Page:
“… It would be a gross distortion to claim that opposition to physician-assisted suicide is all religious, all from the right, or entirely motivated by some twisted need to see people pay their dues in full. But nearly all the organized opposition to PAS, and especially that of groups like National Right to Life, the Family Forum, The Center for American Cultural Renewal, and the Roman Catholic hierarchy, finds common cause in the need to halt a perceived drift toward nihilism and a disrespect for life.

Like the religious right, I believe in moral absolutes. At the very least, I believe in two that were articulated some years ago by the theologian Paul Tillich, those being “the absolute concreteness of every situation in which a moral decision is required” and “the command not to treat a person as a thing.”

I would challenge you to read the article.  Even if you do not agree with much of what he says, I don’t think it can be dismissed as coming from one with no understanding of faith in God.

And Becky points us towards another article by the same author in The Revealer, The Reverent and the Rude.  Also good reading.

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Voices – just voices

Tonight I took Grace and a friend out to a concert.  The Nathaniel Dett Chorale was performing in town and I knew this was going to be music that Grace would love.  I wasn’t mistaken.

The chorale sings unaccompanied.  Incredible voices singing powerful music.

I think we were an appreciative audience.  They gave us two extra songs in return for a deafening standing ovation.(My daughter was hooting and hollering for more) 

Out of a history of oppression and pain comes some of the strongest music.  The director told us that this was comfort music not in the sense of making us feel good but comfort in the sense of strengthening us.  The music was intended to do that to the original singers, giving them hope in the midst of slavery.  Songs like Don’t be Weary, Traveler and Let us Cheer the Weary Traveler with lyrics like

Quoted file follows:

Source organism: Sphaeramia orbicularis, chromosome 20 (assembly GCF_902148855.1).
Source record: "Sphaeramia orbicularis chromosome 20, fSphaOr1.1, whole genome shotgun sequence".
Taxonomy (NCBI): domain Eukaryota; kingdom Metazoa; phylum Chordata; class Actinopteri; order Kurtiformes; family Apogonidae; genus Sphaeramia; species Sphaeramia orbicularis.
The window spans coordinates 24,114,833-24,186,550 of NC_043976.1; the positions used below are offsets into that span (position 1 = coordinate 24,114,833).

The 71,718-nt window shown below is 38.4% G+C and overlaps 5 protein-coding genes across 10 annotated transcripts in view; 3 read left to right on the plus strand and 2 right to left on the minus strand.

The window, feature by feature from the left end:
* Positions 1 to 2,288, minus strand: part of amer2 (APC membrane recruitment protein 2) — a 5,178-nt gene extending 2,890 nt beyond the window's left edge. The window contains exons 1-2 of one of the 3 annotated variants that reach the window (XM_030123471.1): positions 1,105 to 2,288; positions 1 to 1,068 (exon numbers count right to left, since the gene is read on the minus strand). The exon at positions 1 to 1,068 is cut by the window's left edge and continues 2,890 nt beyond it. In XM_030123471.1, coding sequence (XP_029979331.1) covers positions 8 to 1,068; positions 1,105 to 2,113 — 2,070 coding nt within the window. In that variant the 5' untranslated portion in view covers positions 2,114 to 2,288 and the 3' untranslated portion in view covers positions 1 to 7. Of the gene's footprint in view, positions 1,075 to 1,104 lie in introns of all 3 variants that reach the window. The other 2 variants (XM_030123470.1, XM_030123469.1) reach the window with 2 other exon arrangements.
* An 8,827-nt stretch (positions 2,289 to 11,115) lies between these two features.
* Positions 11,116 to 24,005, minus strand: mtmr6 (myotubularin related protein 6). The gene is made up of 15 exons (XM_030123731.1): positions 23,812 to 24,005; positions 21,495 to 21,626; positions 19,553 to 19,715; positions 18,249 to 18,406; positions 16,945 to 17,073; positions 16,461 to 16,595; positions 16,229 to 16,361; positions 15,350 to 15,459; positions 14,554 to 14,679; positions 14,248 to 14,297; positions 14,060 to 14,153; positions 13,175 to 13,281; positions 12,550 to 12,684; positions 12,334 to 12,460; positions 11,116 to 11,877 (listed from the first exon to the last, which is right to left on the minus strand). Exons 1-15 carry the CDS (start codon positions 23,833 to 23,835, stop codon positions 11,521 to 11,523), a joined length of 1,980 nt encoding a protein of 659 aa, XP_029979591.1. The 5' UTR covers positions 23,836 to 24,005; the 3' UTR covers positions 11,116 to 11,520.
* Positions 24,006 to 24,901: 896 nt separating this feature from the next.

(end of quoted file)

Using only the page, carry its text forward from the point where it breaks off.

And if you meet with crosses,
                          And trials on the way,
                          Just keep your trust in Jesus,
                          And don’t forget to pray.
are real expressions of people who suffered and found their hope in exactly the same place I can look too.

If you ever have a chance, go and hear them. 

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Filed under Day to Day

Long dark nights

The nights are long
and dark
and silent.
People sleep,
or should.
But me?
My mind paces.
My mind hunts out
reasons
And finds silence.

There are things
I know
but don’t feel.
The intellect plays strange
games.
There are things I feel
but know
are false.
Emotions are fickle.
My heart wanders.

God,
I search.
The questions 
have answers 
only fit for Job.

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Back to basics

Our office is computerized – well the front office anyway.  We haven’t gone whole hog and gotten computers in every operatory and we don’t chart directly onto a screen.  We use paper. 

And are we ever glad that we do right now.  The computer that acts as our server developed a defect on the hard drive.  There was some corruption of data in the backup too.  We have printout’s of everything – pretty-much anyway but the last back-up that works was the year end one. 

And our software company is not being much help.  We are seriously thinking of changing our software because of the poor support in spite of all the work involved in data conversion to another program. 

Our front office staff is trying to keep up with what we are used to doing on the computer by hand on  paper.  This weekend we are installing two new computers and they will be busy re-entering data on a more up to date operating system.  But this is going to be a lot of work.

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Filed under Dental